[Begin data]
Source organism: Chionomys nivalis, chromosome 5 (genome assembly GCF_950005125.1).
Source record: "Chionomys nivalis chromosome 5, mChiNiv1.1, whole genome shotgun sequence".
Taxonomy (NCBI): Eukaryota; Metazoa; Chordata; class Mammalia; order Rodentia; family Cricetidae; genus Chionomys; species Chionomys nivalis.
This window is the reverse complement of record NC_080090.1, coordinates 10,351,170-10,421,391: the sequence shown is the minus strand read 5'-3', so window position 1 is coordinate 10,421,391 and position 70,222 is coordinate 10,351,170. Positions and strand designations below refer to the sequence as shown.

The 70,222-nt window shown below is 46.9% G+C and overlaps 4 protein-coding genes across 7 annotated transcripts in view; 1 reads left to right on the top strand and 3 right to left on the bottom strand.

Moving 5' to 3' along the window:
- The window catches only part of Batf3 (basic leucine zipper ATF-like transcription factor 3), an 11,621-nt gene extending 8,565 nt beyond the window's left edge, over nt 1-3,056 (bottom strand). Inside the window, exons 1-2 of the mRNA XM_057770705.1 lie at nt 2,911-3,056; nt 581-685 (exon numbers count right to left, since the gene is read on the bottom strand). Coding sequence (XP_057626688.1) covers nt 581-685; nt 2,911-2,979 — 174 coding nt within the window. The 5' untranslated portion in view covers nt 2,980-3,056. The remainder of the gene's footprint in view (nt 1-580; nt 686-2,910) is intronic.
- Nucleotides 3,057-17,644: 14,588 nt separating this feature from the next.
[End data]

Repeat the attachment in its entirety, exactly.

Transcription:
Source organism: Chionomys nivalis, chromosome 5 (genome assembly GCF_950005125.1).
Source record: "Chionomys nivalis chromosome 5, mChiNiv1.1, whole genome shotgun sequence".
Taxonomy (NCBI): Eukaryota; Metazoa; Chordata; class Mammalia; order Rodentia; family Cricetidae; genus Chionomys; species Chionomys nivalis.
This window is the reverse complement of record NC_080090.1, coordinates 10,351,170-10,421,391: the sequence shown is the minus strand read 5'-3', so window position 1 is coordinate 10,421,391 and position 70,222 is coordinate 10,351,170. Positions and strand designations below refer to the sequence as shown.

The 70,222-nt window shown below is 46.9% G+C and overlaps 4 protein-coding genes across 7 annotated transcripts in view; 1 reads left to right on the top strand and 3 right to left on the bottom strand.

Moving 5' to 3' along the window:
- The window catches only part of Batf3 (basic leucine zipper ATF-like transcription factor 3), an 11,621-nt gene extending 8,565 nt beyond the window's left edge, over nt 1-3,056 (bottom strand). Inside the window, exons 1-2 of the mRNA XM_057770705.1 lie at nt 2,911-3,056; nt 581-685 (exon numbers count right to left, since the gene is read on the bottom strand). Coding sequence (XP_057626688.1) covers nt 581-685; nt 2,911-2,979 — 174 coding nt within the window. The 5' untranslated portion in view covers nt 2,980-3,056. The remainder of the gene's footprint in view (nt 1-580; nt 686-2,910) is intronic.
- Nucleotides 3,057-17,644: 14,588 nt separating this feature from the next.